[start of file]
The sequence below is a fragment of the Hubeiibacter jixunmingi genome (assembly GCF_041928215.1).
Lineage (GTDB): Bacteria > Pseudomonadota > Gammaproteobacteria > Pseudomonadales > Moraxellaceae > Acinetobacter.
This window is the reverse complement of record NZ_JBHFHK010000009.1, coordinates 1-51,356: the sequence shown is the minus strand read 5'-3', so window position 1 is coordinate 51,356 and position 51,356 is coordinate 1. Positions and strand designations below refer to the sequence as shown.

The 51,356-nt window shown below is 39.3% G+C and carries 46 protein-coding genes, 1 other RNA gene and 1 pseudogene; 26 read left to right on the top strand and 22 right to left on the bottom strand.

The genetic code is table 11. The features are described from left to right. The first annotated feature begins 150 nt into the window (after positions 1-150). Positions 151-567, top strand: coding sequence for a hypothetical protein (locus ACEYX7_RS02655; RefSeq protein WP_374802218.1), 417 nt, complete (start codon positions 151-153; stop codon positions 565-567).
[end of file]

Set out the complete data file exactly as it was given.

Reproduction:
The sequence below is a fragment of the Hubeiibacter jixunmingi genome (assembly GCF_041928215.1).
Lineage (GTDB): Bacteria > Pseudomonadota > Gammaproteobacteria > Pseudomonadales > Moraxellaceae > Acinetobacter.
This window is the reverse complement of record NZ_JBHFHK010000009.1, coordinates 1-51,356: the sequence shown is the minus strand read 5'-3', so window position 1 is coordinate 51,356 and position 51,356 is coordinate 1. Positions and strand designations below refer to the sequence as shown.

The 51,356-nt window shown below is 39.3% G+C and carries 46 protein-coding genes, 1 other RNA gene and 1 pseudogene; 26 read left to right on the top strand and 22 right to left on the bottom strand.

The genetic code is table 11. The features are described from left to right. The first annotated feature begins 150 nt into the window (after positions 1-150). Positions 151-567, top strand: coding sequence for a hypothetical protein (locus ACEYX7_RS02655; RefSeq protein WP_374802218.1), 417 nt, complete (start codon positions 151-153; stop codon positions 565-567).